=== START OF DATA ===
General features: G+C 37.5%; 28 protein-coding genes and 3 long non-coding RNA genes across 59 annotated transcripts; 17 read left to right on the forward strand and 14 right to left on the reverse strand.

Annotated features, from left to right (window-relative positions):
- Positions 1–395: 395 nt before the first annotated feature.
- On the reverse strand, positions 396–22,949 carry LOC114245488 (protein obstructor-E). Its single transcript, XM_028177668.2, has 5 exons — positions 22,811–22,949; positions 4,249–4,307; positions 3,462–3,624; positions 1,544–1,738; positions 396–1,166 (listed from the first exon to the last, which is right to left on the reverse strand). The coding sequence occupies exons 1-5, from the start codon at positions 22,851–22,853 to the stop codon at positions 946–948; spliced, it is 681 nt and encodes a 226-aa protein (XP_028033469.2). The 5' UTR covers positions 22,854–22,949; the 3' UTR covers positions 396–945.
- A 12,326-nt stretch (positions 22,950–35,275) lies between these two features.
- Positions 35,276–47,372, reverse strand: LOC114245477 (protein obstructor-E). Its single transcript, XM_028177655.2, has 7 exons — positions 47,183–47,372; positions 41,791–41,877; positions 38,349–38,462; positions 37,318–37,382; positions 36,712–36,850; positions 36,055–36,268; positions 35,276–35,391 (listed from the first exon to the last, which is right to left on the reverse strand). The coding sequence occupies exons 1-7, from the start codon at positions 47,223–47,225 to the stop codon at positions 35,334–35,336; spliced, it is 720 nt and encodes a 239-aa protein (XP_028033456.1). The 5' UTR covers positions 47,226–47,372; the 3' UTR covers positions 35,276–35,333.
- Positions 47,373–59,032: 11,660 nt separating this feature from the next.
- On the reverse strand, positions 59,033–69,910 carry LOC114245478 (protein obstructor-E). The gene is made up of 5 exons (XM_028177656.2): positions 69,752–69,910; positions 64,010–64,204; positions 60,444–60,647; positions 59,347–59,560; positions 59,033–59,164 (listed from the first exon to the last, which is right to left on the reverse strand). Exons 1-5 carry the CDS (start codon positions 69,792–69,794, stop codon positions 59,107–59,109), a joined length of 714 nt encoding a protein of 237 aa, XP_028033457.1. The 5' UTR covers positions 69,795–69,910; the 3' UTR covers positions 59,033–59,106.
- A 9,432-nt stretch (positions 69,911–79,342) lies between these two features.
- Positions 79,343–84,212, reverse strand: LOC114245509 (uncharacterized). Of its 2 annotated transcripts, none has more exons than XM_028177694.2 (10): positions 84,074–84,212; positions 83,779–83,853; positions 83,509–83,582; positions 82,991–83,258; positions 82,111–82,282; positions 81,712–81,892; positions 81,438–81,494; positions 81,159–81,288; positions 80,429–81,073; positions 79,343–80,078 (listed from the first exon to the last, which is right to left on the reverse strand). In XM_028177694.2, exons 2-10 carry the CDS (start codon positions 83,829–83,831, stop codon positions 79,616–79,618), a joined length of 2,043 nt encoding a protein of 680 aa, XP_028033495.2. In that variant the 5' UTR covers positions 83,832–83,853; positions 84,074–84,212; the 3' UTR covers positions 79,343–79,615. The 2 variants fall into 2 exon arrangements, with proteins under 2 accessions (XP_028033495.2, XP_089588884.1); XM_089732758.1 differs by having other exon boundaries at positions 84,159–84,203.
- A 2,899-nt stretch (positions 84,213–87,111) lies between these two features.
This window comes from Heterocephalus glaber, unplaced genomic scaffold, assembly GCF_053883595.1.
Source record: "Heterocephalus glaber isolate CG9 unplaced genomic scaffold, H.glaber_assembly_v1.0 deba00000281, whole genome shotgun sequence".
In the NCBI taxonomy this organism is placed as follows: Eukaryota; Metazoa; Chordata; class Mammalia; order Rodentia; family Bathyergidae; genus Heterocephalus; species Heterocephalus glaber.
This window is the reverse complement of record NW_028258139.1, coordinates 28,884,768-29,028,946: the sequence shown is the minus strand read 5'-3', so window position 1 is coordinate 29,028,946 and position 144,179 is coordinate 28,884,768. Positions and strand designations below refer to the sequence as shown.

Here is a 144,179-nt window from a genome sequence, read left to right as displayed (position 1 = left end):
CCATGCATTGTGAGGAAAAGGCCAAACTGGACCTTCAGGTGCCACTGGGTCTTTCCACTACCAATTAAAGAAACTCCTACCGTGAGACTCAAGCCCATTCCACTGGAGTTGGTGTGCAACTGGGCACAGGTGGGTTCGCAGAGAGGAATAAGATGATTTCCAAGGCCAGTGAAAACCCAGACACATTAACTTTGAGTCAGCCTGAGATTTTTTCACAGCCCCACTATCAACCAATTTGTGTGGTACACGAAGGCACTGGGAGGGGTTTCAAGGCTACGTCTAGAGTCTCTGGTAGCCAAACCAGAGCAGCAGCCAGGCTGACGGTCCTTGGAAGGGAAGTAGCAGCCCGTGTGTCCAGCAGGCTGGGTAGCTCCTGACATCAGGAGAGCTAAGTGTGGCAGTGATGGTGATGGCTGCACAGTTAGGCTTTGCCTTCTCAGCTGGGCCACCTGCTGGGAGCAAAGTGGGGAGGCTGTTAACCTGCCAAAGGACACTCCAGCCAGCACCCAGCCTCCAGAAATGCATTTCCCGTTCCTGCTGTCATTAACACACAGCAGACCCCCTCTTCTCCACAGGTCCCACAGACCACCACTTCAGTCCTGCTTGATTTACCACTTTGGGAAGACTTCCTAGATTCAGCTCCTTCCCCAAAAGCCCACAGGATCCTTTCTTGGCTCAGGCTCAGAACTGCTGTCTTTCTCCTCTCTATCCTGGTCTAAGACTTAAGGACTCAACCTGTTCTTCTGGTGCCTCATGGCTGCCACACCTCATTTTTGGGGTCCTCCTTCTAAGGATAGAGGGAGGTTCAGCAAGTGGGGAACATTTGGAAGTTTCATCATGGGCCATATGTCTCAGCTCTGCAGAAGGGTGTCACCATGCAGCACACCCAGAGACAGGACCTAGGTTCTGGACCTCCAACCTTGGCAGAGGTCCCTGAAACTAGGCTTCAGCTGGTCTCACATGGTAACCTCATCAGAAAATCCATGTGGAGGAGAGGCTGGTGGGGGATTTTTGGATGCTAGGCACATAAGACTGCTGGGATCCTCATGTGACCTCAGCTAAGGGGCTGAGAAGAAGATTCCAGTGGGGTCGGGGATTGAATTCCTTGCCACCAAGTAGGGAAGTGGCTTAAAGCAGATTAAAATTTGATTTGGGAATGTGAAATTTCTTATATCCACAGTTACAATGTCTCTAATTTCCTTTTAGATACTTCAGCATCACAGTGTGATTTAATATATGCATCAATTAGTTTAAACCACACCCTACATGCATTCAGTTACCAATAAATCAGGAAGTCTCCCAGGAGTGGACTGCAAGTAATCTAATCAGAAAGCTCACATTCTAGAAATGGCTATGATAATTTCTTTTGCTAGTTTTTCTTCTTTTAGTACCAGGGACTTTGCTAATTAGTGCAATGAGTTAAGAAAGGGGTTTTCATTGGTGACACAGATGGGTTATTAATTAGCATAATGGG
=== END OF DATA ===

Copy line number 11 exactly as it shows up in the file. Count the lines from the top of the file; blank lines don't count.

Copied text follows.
- A 2,899-nt stretch (positions 84,213–87,111) lies between these two features.